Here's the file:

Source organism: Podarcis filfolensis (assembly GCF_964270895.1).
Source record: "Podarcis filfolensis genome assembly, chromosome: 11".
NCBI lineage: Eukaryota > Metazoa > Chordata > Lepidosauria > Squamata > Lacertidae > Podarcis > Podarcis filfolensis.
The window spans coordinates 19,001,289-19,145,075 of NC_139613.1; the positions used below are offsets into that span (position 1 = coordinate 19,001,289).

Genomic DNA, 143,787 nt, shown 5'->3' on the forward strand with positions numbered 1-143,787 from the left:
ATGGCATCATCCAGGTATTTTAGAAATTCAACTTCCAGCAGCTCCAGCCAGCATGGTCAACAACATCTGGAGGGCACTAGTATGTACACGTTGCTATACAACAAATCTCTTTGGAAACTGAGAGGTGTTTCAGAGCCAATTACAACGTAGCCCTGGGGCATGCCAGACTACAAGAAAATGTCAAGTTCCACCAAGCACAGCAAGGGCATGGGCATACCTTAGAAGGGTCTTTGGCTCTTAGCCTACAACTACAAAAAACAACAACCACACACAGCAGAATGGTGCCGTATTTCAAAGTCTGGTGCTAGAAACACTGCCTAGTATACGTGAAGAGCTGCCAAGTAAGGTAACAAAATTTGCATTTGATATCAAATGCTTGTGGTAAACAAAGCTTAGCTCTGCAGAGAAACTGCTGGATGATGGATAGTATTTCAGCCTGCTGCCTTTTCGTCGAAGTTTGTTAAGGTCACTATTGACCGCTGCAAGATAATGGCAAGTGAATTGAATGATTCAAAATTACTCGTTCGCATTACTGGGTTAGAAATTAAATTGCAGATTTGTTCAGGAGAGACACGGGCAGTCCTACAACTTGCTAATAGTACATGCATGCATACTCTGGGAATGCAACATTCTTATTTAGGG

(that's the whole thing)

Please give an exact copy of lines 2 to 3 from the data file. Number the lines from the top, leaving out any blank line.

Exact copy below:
Source record: "Podarcis filfolensis genome assembly, chromosome: 11".
NCBI lineage: Eukaryota > Metazoa > Chordata > Lepidosauria > Squamata > Lacertidae > Podarcis > Podarcis filfolensis.